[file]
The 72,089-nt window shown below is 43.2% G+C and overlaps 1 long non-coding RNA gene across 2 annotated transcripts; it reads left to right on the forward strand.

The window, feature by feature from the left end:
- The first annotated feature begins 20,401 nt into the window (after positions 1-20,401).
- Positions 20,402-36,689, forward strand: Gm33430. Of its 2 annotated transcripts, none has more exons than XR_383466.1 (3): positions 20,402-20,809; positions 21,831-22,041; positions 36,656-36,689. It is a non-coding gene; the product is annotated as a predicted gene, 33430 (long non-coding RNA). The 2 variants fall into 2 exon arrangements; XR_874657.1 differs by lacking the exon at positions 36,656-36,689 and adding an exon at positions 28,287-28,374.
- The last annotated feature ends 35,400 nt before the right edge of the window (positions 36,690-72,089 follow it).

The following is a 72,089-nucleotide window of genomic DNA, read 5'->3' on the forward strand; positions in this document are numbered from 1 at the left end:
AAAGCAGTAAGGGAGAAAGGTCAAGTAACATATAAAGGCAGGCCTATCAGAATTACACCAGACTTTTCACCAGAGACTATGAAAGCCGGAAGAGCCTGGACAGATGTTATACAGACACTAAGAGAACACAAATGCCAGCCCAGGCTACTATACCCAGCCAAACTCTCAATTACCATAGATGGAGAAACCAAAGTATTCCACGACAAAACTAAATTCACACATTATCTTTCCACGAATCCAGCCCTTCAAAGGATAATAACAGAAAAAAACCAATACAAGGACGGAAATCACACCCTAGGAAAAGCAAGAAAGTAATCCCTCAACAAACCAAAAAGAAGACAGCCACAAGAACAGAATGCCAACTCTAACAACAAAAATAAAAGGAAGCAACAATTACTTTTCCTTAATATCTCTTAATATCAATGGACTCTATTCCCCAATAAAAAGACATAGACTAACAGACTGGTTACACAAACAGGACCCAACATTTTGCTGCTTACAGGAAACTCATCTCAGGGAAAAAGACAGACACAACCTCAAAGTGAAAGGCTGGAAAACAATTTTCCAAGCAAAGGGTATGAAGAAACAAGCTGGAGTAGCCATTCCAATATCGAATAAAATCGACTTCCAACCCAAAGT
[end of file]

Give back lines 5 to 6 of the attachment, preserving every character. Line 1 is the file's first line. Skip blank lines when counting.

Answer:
- The last annotated feature ends 35,400 nt before the right edge of the window (positions 36,690-72,089 follow it).

The following is a 72,089-nucleotide window of genomic DNA, read 5'->3' on the forward strand; positions in this document are numbered from 1 at the left end: